Herman Van Rompuy: One Hundred Days

Article published on May 31, 2010
Article published on May 31, 2010
It’s been 100 days that Herman Van Rompuy has embodied the European Union, which is currently stuck between a slow economic recovery and the stormy negotiations over the financial aid for struggling Greece. Before an audience of members of the Belgian European movement, the country’s former prime minister recalls his daily duties in a role that is very much ‘work in progress’

An hour and a half in the company of members of the Belgian European movement – plenty of time for the president of the European council who seems to bounce from one event to another in search of solutions to Europe’ s problems. The audience has again brought the younger generation of Europeans together with the older ones and the press - Herman Van Rompuy is in familiar surroundings.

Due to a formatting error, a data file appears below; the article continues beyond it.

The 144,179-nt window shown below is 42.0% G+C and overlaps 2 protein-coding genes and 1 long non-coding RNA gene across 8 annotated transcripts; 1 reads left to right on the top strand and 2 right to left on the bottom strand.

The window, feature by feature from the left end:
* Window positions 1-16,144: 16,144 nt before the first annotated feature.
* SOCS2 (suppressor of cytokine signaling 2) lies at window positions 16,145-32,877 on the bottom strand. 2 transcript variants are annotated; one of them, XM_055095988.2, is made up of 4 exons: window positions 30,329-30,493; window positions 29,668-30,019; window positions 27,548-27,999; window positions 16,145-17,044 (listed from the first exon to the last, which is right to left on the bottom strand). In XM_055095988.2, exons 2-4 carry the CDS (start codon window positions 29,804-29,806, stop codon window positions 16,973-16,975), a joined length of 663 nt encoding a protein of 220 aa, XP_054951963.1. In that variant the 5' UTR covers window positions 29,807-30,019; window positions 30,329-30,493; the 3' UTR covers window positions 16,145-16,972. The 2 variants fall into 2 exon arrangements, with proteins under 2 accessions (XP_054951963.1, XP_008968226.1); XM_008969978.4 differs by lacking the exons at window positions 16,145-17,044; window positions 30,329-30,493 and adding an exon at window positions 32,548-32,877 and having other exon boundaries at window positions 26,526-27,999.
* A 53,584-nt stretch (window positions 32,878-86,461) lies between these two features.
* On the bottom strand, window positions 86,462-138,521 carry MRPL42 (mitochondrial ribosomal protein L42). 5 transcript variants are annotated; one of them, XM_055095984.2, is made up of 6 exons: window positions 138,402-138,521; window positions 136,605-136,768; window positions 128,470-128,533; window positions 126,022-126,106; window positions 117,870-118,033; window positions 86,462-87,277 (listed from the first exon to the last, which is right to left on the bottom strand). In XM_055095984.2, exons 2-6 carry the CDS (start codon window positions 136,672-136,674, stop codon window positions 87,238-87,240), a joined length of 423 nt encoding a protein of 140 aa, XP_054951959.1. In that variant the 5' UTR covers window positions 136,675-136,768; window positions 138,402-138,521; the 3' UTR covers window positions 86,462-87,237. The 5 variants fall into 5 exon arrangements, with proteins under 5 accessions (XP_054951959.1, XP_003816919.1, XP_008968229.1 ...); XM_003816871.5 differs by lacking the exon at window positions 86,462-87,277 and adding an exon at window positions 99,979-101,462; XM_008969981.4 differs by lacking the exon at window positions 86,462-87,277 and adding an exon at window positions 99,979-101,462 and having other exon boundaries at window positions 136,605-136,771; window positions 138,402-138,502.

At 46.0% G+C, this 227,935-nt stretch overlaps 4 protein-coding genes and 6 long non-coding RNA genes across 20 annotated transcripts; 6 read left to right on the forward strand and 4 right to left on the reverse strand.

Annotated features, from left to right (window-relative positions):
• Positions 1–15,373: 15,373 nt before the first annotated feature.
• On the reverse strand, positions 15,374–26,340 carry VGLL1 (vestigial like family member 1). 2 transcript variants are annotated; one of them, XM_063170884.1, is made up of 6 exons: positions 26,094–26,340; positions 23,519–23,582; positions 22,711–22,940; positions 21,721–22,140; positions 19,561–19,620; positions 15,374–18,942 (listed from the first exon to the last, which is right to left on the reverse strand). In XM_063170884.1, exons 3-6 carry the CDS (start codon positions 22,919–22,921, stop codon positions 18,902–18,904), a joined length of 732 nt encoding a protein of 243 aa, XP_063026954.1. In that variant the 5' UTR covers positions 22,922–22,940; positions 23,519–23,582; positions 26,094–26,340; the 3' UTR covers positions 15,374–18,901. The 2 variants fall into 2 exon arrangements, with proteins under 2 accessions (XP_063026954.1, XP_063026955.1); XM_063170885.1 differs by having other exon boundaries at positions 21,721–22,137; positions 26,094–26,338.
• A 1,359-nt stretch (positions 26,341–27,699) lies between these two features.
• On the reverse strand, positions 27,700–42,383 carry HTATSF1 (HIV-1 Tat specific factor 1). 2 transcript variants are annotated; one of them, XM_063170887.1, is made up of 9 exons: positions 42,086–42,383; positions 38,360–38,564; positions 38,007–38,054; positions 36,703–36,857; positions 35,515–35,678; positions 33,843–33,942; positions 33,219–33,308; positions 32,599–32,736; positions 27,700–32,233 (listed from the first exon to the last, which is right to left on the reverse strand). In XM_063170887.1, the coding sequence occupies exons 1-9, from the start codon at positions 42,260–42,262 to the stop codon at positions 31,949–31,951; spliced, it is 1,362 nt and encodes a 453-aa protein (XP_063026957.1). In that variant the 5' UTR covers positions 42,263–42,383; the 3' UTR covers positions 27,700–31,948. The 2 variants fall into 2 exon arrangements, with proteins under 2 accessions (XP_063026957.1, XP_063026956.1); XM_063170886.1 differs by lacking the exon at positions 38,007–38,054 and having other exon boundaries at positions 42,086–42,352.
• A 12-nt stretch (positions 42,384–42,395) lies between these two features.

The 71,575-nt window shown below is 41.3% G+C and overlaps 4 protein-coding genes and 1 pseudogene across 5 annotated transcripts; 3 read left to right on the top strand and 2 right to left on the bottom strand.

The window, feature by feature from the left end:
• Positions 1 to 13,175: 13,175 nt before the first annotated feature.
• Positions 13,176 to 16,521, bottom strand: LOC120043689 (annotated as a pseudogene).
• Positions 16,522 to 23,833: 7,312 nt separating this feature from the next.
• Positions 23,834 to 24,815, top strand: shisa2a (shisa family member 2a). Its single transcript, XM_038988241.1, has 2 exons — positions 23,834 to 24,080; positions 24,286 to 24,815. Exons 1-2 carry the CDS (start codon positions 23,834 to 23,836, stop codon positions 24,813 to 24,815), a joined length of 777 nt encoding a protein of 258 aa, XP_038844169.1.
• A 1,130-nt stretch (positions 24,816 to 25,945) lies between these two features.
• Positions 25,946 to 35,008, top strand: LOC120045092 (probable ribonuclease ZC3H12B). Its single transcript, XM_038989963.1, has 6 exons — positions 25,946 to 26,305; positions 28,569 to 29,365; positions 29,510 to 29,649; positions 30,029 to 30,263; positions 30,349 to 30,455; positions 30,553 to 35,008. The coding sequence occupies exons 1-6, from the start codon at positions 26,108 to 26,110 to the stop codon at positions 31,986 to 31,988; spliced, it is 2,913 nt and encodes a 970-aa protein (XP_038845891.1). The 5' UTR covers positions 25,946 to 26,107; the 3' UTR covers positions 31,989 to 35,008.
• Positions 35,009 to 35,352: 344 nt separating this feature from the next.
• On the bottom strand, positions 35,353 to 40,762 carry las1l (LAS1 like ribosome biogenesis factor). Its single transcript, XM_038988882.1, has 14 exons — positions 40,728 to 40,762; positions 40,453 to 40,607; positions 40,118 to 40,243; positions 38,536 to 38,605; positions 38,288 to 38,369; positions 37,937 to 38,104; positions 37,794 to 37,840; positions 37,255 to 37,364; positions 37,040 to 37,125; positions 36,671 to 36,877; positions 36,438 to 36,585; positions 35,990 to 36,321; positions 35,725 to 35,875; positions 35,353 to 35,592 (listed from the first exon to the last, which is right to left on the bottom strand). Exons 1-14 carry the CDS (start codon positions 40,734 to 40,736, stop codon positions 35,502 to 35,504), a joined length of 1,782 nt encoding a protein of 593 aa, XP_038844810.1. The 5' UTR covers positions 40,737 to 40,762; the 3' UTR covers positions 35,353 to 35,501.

Historic post

The post of the first permanent president of the European council is the result of a long drawn-out saga. Van Rompuy recalls the major events of this story (the founding fathers of the 2002 European convention via the doubts of the early 1970s), before coming to the crux of the matter – the establishment of the permanent presidency, the main shell of the Lisbon treaty.Formal rules seem to be few and far between: ‘I have therefore established informal contacts from the off,’ Van Rompuy says. He meets the president of the European commission José Manuel Barrosso every week, the European parliament ‘even if I do not have to answer to them’, the eurogroup and the Spanish prime minister whose country currently holds the rotating presidency of the EU until 1 July. The first permanent president has also come to preside over the eurozone council in an informal manner. As regards the upcoming Belgian EU presidency, the situation in which the country now finds itself has evidently not failed to attract his attention. The former Belgian PM wants to see the situation resolved as soon as possible ‘not only in the interest of’Belgians, but also in the interests of Europe in general.’

Continue reading the article on the cafebabel.com blog in Brussels

Image: (cc) World Economic Forum/ Flickr